himself to the Federal Administration for the paltry bribe of the public printing.
The killing of the ruffians of Pottawattomie was one of those stern acts of summary justice with which the history of the West and of every civil war abounds.
Lynch law is one of the early necessities of far-western communities; and the terrors of it form the only efficient guarantee of the peaceful citizen from the ruffianism which distinguishes and curses every new Territory.
The true story of Pottawattom, of the murderous designs of the Missourians.
A meeting of the intended victims was held; and it was determined that on the first indication of the massacre, the Doyles,--a father and two sons,--Wilkinson, and Sherman should be seized, tried by Lynch law, and summarily killed.
On the 23d of May, John Brown left the camp of his son, at Ossawatomie, with seven or eight men, and from that moment began his guerilla warfare in Southern Kansas.
He ordered them to the vicinity of his home, to b
d cabins they had stolen, facilitating the reconquest of the soil to slavery, and preventing the stream of Northern emigration from overflowing into the Indian Territory.
In November this plan was carried into operation by organized bands of pro-slavery ruffians, who, issuing from Fort Scott, stole cattle, arrested men under false charges, and in. other ways annoyed the Northern settlers.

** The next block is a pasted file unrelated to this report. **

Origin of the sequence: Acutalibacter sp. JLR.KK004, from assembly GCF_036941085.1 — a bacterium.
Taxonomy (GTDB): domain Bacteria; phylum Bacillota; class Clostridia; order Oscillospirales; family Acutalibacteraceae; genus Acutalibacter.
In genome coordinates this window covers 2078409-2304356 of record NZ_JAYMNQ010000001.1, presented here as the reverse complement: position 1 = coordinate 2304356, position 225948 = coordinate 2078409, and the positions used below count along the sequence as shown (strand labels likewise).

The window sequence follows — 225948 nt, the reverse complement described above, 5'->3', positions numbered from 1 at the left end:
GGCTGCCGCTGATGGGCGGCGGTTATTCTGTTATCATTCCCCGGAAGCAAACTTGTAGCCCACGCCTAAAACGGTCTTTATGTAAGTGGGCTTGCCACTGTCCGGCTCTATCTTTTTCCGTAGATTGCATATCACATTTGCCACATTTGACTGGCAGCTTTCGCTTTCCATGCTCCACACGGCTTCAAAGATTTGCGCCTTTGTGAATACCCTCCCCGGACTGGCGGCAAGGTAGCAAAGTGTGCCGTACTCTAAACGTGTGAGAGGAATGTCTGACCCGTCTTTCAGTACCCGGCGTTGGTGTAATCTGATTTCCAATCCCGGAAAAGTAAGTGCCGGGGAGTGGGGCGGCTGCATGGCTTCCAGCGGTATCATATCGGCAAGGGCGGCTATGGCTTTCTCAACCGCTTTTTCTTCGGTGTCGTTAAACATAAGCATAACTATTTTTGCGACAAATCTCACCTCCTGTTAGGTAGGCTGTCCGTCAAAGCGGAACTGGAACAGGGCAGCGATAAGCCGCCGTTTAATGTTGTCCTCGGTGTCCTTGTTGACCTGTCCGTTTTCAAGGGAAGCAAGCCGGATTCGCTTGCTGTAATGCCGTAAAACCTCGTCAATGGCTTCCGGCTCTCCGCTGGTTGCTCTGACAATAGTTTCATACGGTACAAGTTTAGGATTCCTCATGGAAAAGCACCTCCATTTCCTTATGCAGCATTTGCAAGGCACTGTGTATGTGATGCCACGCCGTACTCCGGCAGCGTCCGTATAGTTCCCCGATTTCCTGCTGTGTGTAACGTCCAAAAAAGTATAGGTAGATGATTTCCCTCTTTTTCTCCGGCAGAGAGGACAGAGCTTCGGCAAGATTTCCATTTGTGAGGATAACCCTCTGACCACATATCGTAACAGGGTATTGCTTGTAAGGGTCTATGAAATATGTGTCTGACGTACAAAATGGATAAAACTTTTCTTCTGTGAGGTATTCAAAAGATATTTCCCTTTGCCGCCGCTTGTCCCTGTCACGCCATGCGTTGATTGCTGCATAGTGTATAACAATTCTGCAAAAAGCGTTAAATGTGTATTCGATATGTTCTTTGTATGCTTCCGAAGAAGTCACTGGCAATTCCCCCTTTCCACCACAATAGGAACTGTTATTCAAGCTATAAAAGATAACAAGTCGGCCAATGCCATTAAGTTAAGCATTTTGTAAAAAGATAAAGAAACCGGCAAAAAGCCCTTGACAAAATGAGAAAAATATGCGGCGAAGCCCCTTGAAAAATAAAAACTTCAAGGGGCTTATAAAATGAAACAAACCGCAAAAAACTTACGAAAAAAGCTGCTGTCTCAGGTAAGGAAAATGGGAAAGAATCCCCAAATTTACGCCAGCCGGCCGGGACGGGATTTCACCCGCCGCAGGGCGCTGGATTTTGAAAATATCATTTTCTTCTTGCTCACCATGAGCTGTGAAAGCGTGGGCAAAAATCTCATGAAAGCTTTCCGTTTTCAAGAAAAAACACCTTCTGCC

A Free State Squatter's Court was formed in November for the trial of these ruffians by the process of Lynch law. In order to inspire terror, the judge of this organization was called Old Brown; and, although the Captain was in Iowa at one time, the deception was not discovered for many months.
It was at this time that Captain James Montgomery, called on by the people, took the field.
Little, one of the chief ruffians, acting as a deputy United States Marshal, attempted, with a posse of eighty well-armed men, to arrest this Court.
The Major was a spiritualist and peace man when h
ion whatever, but only a few brief answers to leading questions, which served to show at once his political purpose and his depravity of heart.
A Virginia journalist thus describes the journey to Charlestown :
On Wednesday evening they were conveyed to the jail of Jefferson County, under an escort of marines.
Stevens and Brown had to be taken in a wagon, but the negro Green and-Coppoc, being unhurt, walked between a file of soldiers, followed by hundreds of excited men, exclaiming, Lynch them; but Governor Wise, who was standing on the platform of the cars, said, O, it would be cowardly to do so now; and the crowd fell back, and the prisoners were safely placed on the train.
Stevens was placed in the bottom of the car, being unable to sit up. Brown was propped up on a seat with pillows, and Coppoc and Green seated in the middle of them; the former was evidently much frightened, but looked calm, while the latter was the very impersonation of fear.
His nerves were twitching